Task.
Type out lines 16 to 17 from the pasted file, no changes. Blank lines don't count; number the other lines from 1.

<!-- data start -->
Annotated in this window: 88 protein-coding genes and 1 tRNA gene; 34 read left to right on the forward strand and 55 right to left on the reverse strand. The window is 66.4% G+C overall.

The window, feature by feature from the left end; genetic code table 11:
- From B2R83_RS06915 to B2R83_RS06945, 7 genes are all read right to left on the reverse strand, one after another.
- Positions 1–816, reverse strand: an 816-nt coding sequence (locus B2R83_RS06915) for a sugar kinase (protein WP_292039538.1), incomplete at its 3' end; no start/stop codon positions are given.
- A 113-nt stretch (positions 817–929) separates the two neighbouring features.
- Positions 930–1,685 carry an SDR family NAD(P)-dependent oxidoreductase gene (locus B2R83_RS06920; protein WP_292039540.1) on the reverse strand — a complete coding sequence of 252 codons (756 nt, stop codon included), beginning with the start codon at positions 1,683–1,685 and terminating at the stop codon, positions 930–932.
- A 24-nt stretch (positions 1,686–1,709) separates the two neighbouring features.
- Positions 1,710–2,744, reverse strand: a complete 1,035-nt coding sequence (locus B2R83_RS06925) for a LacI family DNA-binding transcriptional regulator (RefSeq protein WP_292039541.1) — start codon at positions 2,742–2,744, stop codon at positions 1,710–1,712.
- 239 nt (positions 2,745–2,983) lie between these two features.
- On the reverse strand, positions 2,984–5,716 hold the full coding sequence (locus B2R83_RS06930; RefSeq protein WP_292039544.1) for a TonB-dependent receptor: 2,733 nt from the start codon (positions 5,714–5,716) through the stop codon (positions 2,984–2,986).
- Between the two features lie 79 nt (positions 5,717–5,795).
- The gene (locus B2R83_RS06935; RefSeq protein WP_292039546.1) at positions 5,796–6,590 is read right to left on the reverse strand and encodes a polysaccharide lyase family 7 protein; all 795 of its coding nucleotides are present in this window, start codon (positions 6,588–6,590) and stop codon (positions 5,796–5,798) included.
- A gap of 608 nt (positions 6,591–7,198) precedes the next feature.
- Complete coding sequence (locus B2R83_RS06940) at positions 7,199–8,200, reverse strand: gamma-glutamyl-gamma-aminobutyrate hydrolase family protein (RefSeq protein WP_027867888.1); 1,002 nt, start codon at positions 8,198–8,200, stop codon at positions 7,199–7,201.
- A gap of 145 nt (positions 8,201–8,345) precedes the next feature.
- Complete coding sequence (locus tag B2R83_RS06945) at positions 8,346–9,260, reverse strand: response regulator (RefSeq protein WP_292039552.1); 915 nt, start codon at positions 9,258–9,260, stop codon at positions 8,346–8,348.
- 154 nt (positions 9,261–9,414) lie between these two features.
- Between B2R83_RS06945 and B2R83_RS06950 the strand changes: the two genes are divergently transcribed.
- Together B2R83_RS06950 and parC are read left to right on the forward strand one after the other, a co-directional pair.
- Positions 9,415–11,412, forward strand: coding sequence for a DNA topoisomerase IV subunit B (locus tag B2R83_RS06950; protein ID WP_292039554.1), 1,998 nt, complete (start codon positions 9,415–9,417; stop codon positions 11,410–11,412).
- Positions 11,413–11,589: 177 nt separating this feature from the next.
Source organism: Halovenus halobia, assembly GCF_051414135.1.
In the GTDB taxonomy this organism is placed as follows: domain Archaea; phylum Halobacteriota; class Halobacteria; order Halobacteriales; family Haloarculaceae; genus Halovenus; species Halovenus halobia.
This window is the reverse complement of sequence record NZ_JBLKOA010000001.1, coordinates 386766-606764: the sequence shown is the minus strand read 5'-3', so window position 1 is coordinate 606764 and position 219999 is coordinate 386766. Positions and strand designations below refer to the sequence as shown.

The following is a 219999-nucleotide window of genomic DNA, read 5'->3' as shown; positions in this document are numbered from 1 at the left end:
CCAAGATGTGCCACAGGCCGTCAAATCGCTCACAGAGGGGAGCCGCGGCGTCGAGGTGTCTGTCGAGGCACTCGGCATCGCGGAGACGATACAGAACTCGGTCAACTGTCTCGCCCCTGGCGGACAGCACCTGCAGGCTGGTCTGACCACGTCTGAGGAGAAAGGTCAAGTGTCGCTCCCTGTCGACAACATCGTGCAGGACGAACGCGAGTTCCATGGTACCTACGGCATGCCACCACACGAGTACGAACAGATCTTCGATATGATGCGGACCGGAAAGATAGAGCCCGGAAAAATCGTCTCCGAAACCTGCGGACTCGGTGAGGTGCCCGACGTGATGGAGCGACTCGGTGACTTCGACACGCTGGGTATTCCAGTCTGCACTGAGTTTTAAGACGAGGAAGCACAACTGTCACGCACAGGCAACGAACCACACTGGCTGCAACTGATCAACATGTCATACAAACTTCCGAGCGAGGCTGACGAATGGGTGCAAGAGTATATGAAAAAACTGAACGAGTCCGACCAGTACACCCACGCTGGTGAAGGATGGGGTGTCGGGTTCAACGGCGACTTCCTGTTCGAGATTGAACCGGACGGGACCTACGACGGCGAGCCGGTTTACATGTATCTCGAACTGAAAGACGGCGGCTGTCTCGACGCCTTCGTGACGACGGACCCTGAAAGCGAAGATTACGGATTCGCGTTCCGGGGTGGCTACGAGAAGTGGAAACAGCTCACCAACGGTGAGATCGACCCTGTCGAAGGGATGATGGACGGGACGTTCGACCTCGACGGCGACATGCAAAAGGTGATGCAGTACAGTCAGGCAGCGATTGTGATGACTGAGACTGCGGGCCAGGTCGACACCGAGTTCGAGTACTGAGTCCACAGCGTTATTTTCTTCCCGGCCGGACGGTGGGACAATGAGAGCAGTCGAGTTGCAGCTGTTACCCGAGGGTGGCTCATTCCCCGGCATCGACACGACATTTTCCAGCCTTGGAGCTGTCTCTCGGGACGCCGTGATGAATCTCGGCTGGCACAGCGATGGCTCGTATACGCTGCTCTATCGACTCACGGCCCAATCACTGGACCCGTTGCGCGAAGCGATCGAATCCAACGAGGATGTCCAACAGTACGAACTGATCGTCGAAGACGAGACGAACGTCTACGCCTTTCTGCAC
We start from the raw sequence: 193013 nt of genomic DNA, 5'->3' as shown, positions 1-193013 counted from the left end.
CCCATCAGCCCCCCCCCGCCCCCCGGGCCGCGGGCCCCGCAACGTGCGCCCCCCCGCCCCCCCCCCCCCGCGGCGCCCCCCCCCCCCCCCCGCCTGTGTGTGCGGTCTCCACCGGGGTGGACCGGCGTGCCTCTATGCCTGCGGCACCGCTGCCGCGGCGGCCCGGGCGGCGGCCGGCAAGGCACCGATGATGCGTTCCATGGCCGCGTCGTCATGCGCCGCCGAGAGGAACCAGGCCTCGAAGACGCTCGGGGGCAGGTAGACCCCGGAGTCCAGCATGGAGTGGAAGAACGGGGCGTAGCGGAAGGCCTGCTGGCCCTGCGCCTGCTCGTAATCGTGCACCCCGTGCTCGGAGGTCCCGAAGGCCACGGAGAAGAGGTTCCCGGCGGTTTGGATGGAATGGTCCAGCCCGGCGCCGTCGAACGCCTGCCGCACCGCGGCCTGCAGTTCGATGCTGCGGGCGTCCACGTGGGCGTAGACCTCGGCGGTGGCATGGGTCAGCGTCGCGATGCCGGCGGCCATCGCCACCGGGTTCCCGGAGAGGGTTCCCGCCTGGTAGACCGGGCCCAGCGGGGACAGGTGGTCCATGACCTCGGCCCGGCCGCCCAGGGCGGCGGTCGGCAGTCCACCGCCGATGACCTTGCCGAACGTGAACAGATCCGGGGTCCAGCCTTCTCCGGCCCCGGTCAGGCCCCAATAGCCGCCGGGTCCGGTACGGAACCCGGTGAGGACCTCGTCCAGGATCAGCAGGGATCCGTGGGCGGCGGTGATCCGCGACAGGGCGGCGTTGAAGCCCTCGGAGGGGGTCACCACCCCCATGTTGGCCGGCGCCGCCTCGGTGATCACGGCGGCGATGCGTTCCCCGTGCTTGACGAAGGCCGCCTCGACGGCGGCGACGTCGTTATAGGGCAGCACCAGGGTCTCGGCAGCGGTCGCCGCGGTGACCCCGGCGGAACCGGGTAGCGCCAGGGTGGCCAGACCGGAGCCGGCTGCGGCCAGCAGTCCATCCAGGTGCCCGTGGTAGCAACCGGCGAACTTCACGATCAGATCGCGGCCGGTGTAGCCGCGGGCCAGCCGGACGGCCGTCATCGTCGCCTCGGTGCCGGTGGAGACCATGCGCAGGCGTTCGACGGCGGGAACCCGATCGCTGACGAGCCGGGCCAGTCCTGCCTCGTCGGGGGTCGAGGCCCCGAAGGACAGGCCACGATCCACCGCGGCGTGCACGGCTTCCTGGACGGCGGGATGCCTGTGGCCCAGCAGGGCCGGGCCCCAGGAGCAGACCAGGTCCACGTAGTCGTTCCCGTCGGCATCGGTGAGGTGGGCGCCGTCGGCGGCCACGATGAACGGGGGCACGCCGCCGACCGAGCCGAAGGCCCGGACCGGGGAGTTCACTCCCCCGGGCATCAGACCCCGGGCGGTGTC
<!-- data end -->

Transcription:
- Complete coding sequence (locus tag B2R83_RS06945) at positions 8,346–9,260, reverse strand: response regulator (RefSeq protein WP_292039552.1); 915 nt, start codon at positions 9,258–9,260, stop codon at positions 8,346–8,348.
- 154 nt (positions 9,261–9,414) lie between these two features.